Solving the ‘Equation’
To solve the “build versus buy” equation when sourcing their IT services, IT needs to evaluate cost, risk, and agility requirements to determine the best strategy for their business. IT needs a plan and a set of governance principles to evaluate each service based on its strategic profile. A collaborative approach between business and IT is also required. For example: Is the service core to the business? What is the business value associated with it (e.g., strategic importance, sustainable differentiation it can provide, time to market requirements etc..)? What are the cost implications (CapEx vs OpEx), risk profile, security, SLAs, data privacy and regulatory compliance requirements? And … do you have the expertise to plan, build and manage the new IT service while meeting the expectations of your business counterparts?
Hybrid Cloud Rapidly Emerging as the New ‘Normal’
Not surprisingly, my experience when talking to customers that operate in regulated industries or that are concerned about security – and the privacy of their data more specifically – is that they tend to favor private cloud deployments. For example, I was talking to a compliance manager part of a global financial institution and as soon as I uttered ‘public cloud’ his reaction was quite predictable …. He shook his head, got serious and quipped “Public cloud … I do not think so …” Real or perceived, security concerns remain top of mind and a major barrier to cloud adoption, and this is validated by market research data.
The predictability of the application with respect to resource consumption is also a factor. Applications that have high elasticity requirements are well positioned to benefit from the economics, agility and scale that public clouds can offer. Infrastructure capacity planning and optimization is a big task for most IT organizations. Having the ability to burst into the public cloud represents an appealing option. This is also why ultimately hybrid cloud is becoming the new normal, and results of the 2014 North Bridge Future of Cloud Computing Survey supports that view.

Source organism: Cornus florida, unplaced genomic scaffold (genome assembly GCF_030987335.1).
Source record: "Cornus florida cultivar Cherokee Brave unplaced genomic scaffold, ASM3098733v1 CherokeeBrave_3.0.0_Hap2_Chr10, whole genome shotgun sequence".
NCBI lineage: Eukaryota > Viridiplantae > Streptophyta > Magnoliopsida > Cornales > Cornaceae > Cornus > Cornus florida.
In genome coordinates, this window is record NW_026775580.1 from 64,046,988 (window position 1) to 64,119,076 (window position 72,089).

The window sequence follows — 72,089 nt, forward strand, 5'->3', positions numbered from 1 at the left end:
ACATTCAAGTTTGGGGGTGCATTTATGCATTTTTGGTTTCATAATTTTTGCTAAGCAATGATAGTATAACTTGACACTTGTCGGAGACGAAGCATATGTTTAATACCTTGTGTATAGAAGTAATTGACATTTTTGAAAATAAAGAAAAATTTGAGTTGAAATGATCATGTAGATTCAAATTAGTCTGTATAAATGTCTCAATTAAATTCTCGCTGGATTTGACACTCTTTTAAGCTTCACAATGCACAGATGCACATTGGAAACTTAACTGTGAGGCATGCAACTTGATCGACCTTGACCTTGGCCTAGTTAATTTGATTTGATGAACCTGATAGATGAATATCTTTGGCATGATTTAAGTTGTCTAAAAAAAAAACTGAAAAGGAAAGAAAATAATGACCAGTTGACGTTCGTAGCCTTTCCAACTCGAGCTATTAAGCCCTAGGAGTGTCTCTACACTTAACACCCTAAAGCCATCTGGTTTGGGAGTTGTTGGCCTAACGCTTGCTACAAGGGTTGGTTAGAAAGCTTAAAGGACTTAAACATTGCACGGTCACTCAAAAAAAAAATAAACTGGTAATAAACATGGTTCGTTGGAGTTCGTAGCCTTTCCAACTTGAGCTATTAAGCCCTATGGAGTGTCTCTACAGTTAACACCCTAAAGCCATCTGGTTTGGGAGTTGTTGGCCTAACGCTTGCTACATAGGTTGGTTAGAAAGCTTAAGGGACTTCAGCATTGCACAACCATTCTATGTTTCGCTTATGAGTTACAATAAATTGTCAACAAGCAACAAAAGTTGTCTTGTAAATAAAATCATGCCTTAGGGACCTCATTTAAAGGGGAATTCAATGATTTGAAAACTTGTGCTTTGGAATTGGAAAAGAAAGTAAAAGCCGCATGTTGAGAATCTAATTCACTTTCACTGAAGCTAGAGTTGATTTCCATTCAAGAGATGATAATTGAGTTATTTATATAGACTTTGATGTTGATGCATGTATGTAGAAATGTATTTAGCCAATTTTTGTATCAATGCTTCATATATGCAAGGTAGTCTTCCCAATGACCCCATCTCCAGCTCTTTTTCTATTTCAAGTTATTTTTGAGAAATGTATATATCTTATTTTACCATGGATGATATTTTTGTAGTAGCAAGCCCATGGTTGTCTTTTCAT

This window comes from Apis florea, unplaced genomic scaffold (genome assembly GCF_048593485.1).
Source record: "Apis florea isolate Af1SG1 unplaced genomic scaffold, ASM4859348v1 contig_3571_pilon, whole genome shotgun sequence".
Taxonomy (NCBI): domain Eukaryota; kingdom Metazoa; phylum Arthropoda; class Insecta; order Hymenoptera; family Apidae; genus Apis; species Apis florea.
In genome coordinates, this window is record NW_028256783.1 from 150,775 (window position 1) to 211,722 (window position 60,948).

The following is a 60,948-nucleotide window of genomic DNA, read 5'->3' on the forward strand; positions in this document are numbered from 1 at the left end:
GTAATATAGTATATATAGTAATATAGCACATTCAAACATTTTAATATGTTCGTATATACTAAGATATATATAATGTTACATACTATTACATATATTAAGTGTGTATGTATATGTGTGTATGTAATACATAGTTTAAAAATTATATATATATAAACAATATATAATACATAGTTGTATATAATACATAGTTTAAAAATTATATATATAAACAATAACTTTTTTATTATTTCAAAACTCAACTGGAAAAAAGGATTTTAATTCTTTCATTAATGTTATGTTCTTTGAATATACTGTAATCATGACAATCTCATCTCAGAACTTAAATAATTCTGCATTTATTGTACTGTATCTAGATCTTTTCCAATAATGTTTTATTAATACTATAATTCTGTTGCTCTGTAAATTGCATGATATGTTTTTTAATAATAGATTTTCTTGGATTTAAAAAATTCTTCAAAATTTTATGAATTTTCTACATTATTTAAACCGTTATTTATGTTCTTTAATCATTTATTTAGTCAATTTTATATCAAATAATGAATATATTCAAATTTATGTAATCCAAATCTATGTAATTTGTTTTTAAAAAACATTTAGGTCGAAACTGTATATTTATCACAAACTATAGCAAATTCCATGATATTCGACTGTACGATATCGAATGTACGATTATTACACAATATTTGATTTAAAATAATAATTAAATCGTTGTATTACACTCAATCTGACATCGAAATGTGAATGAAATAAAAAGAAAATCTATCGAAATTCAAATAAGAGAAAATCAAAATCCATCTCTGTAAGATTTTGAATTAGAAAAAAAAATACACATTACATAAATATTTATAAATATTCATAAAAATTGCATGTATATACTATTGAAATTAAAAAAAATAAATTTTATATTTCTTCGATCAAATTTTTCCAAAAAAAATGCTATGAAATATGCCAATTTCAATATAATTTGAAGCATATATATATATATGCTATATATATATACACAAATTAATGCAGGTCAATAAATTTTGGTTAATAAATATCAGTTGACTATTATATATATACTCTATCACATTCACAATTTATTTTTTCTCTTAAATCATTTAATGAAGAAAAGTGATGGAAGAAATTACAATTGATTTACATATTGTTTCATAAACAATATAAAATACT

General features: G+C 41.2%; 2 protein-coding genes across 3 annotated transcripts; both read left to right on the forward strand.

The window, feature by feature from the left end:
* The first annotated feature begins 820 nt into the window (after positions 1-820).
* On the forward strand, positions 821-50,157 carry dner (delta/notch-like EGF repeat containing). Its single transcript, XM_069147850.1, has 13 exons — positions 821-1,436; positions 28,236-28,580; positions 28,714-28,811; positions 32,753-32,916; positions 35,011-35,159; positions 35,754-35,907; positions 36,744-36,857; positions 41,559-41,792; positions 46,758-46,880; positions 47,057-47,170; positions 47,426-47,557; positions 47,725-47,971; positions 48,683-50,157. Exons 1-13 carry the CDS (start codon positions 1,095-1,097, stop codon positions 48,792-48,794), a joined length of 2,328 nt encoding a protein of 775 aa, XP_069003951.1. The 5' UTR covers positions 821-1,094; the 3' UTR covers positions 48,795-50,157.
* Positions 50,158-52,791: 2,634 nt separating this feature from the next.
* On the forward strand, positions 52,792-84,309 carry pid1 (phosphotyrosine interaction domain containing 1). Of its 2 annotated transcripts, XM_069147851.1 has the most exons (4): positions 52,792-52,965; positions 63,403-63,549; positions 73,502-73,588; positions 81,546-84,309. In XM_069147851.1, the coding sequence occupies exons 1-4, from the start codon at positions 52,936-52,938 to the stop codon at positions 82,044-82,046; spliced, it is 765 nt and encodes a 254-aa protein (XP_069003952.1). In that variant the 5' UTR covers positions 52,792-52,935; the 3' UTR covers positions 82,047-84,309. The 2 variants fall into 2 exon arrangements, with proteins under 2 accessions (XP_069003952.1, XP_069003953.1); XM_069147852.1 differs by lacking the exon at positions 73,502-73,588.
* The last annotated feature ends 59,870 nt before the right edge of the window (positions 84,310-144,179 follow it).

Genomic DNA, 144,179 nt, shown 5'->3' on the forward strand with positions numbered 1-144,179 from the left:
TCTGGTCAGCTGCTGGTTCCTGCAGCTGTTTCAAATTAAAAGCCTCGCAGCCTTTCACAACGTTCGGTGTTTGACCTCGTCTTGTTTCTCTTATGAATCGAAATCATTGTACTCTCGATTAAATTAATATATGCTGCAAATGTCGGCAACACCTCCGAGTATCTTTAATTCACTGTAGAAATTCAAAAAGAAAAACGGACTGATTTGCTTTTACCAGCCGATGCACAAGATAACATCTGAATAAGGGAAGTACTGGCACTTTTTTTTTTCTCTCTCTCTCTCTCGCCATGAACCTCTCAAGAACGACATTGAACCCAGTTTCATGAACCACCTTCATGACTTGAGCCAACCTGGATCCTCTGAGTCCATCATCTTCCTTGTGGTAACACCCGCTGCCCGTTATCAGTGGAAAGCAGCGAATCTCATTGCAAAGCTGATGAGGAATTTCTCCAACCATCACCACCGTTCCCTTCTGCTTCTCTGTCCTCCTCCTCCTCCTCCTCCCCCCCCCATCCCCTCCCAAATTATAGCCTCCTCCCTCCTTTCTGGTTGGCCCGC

2014 Future of Cloud Computing – Annual Survey Results
The Power of Choice
Arguably the most important thing your IT organization can do is to diversify its choice of cloud providers ….. Simply because without choice you really do not have a strategy …. And no contingency plans to go along with it ….
What do you think?
Tags: capacity planning, Cisco Cloud strategy, Cisco Domain Ten, cloud, cloud workloads, Hybrid Cloud, InterCloud, private cloud, Public Cloud